Thursday, February 18, 2010

Digital Music Business FAQ - The Mainstream - February 18, 2010

The Mainstream

George Gavin asks:

Do you believe that as the recording industry continues to lose money, and may eventually fold, that a popular mainstream will be able to survive in the face of millions of bands and no superstar to represent them? I know you say that the music world is waiting for a superstar, but there is no guarantee it will come (I think).

Hartmann responds:

The postmodern record business is in a state of explosion. All the pieces of shrapnel are flying toward the perimeter at the speed of light. As the old reliable systems and mechanics break down confusion remains for the survivors. Massive staff cuts at the big four labels are justified by the revenues lost to peer-to-peer file sharing, a cultural phenomenon that is not going to go away.

The label A&R, publicity, promotion, video and marketing divisions barely exist. Most remaining employees are at the executive level. They are charged with "saving" the record business. But they don't know what to do and it cannot be salvaged by trying to revive the compact disk. The CD will be sold by artists to their fans and it will be more of a souvenir than a music source. Most hard copy record sales will occur as a gesture of support generated by fans at the band's live events.

When no genre is ubiquitous all genres become viable. There is no mainstream music market. Every artist must project his music and live act toward the core audience that follows his particular style and musical niche. If a band cannot dominate its genre, it will never generate crossover appeal to fans of other styles. This is actually a good thing. It means that if you are truly talented, you can market to the group most likely to embrace your music and build a following.

The record companies had their day and they abused their power. Now, neither the fans nor the bands care much about what happens to them. They will continue to shrink and eventually become licensing and downloading systems with very little infrastructure. The labels will continue to push the few artists they do sign into the radio system but as the buyers disappear selling CDs will not be a profitable enough venture to survive. Bands will sell directly to the fans.

Perhaps the digital sword will cut even deeper into the record business and all the catalogs of masters will be sold or licensed to the phone companies, ISPs or new ventures formed specifically to exploit mid level artists and old product. The superstars will probably avoid the big four labels altogether and deal directly with the distribution systems. The high cost of developing baby bands will make the labels second stage players who will try to buy acts that can succeed on their own.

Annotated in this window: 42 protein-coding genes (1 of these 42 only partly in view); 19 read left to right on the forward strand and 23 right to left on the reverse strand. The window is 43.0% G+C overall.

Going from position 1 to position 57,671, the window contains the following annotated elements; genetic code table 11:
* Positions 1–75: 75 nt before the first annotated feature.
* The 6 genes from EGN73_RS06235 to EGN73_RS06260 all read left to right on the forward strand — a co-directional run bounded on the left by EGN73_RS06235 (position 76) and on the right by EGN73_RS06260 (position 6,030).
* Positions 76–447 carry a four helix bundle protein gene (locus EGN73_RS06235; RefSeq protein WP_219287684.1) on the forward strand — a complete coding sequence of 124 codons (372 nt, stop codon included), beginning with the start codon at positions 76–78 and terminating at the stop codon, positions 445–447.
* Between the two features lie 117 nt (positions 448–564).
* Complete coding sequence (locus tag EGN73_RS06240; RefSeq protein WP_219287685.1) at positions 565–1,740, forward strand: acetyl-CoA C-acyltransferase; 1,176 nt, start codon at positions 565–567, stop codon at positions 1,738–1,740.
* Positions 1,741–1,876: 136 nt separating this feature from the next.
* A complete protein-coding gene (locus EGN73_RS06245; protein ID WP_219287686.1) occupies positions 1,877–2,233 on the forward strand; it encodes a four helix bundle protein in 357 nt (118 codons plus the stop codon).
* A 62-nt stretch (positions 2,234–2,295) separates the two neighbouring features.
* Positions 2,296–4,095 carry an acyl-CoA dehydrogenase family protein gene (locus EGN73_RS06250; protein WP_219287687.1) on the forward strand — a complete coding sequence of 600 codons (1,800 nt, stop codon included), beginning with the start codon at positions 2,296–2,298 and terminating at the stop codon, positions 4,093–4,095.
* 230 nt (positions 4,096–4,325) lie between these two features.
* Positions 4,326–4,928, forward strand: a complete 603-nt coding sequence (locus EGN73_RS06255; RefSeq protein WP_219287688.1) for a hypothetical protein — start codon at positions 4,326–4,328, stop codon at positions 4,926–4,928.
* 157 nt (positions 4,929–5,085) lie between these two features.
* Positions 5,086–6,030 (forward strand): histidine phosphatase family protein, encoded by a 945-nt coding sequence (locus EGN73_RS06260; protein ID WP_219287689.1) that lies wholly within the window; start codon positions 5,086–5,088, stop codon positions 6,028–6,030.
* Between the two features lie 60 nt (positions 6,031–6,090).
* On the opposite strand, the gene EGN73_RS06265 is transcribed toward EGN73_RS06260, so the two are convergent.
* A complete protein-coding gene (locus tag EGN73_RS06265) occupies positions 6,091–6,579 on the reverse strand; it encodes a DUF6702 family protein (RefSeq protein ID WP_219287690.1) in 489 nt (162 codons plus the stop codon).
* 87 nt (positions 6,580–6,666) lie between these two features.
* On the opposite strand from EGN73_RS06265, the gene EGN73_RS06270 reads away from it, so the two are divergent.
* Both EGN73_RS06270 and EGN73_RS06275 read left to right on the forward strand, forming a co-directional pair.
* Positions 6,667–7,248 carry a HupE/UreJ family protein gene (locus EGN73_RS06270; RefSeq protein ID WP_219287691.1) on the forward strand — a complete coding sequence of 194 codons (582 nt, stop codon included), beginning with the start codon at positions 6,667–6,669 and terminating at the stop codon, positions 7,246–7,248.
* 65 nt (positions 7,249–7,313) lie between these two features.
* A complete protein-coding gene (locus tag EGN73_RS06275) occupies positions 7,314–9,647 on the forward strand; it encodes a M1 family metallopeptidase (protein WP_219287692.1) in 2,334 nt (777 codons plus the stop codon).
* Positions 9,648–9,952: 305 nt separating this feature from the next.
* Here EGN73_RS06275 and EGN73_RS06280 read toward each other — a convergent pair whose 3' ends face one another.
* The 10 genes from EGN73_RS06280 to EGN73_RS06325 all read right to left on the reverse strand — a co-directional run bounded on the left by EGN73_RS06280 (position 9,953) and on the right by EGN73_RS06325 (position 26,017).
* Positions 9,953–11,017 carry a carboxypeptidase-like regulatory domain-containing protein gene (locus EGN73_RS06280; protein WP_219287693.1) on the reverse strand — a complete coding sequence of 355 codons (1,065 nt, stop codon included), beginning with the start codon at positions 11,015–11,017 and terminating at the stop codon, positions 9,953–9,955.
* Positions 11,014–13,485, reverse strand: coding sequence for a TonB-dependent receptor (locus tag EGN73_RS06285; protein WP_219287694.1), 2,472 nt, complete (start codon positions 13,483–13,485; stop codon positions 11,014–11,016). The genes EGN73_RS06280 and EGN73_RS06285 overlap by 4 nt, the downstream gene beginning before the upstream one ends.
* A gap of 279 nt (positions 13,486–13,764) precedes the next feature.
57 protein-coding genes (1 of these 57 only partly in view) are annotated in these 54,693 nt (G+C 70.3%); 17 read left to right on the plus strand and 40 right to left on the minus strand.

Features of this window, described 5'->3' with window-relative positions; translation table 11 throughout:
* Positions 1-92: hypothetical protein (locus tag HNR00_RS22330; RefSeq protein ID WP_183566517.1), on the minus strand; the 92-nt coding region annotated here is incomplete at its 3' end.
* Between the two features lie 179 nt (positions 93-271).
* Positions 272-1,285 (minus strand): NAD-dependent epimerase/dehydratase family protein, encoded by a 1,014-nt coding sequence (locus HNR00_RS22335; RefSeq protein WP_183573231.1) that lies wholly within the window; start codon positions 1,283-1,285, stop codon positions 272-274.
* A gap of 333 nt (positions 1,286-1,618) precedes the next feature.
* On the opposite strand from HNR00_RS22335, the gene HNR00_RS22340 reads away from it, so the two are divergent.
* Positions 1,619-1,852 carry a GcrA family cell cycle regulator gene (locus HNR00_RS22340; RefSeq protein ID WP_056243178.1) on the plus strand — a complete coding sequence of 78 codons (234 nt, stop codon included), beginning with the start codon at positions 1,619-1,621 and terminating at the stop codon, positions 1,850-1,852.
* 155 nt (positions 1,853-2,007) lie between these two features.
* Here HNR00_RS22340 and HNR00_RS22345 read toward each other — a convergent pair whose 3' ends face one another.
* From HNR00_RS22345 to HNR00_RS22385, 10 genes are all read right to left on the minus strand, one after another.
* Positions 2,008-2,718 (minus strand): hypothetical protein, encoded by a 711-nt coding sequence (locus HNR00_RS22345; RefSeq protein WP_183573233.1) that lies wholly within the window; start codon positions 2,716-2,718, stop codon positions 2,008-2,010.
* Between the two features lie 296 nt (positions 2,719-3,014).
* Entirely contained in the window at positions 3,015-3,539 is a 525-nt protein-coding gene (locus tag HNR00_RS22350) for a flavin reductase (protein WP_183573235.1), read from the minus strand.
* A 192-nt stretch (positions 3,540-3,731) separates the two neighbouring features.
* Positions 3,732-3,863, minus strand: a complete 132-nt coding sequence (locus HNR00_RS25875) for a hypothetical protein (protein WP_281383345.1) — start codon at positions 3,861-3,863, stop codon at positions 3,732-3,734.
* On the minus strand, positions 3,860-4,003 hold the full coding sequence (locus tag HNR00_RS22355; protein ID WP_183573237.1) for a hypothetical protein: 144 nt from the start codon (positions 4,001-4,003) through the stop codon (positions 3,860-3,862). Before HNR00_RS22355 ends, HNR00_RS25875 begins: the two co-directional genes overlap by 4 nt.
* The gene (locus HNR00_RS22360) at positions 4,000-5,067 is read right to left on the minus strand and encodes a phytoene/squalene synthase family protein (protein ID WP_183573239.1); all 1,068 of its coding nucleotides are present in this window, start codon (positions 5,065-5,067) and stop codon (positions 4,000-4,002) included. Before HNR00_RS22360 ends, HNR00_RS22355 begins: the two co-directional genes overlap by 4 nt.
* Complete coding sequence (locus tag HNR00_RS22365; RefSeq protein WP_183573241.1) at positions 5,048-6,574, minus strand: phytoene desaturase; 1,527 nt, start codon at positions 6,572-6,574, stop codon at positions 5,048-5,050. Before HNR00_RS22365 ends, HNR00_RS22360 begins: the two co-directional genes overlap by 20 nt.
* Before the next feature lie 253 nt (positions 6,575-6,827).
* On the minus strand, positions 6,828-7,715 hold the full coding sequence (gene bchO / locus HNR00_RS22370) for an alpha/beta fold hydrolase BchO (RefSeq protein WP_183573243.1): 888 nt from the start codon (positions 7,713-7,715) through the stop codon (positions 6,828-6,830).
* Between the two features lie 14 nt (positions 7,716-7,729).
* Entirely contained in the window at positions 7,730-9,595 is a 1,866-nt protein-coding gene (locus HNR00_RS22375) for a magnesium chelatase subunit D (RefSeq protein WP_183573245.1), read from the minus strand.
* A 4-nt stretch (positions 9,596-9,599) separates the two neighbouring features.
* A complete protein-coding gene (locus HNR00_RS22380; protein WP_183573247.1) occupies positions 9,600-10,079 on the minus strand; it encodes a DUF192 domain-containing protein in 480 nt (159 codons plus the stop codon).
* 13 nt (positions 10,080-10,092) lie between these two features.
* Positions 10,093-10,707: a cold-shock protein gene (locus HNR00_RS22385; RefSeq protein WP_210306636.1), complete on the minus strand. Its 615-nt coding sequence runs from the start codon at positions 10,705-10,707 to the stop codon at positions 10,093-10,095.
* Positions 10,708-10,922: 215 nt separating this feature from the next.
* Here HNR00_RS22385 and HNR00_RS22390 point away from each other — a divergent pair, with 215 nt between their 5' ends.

Every major historical advance in the music business has revolved around a superstar emerging in synch with changes in technology. Nobody is debating that the influence of dgimodernization has had a profound effect on the music industry. The loss of a primary income stream has forced artists back to the drawing board. They must now survive the old fashioned way, by excelling at the symbiotic art and science of performing and recording. A universal star could still emerge.

It is reasonable to assume that many of the Guitar Hero fans will graduate to real instruments. With sophisticated music programs available at most universities it is logical that college kids will learn many more chords than the three Elvis Presley used to generate his career. These young musicians are not going to graduate from college and give up. Music business curricula will teach them how to market and brand their product. The realistic progression for the next era in music is that quality would rise to previously unimagined heights. From this collegiate rock movement a new universal star could rise, or not. Perhaps music itself is THE superstar of the digital age.


Greg Nisbet said...

"When no genre is ubiquitous all genres become viable."

Nice line. Genre bleed is for me one of the most interesting aspects of today's music business. Music's new influencers curate based on an entirely different set of standards from a much broader base of music, and, as you imply in the last line of your post, that can only be a good thing.

Suzanne Lainson said...

Combining the two trends of user-generated content and increased sophistication of technology (enabling more people to create, record, and distribute music), I think it is quite possible that more people will aspire to become musicians themselves and move beyond merely being fans. So we'll have the music money pie getting sliced up in to smaller and smaller pieces. If there are future music superstars, as this article suggests, I anticipate that their reigns will be short. There will be a steady stream of people we watch on YouTube for a few weeks or months, and then we'll be on to someone else.

The democratization of music will likely be better for society as a whole, though it will make it harder for individuals to make money from music alone.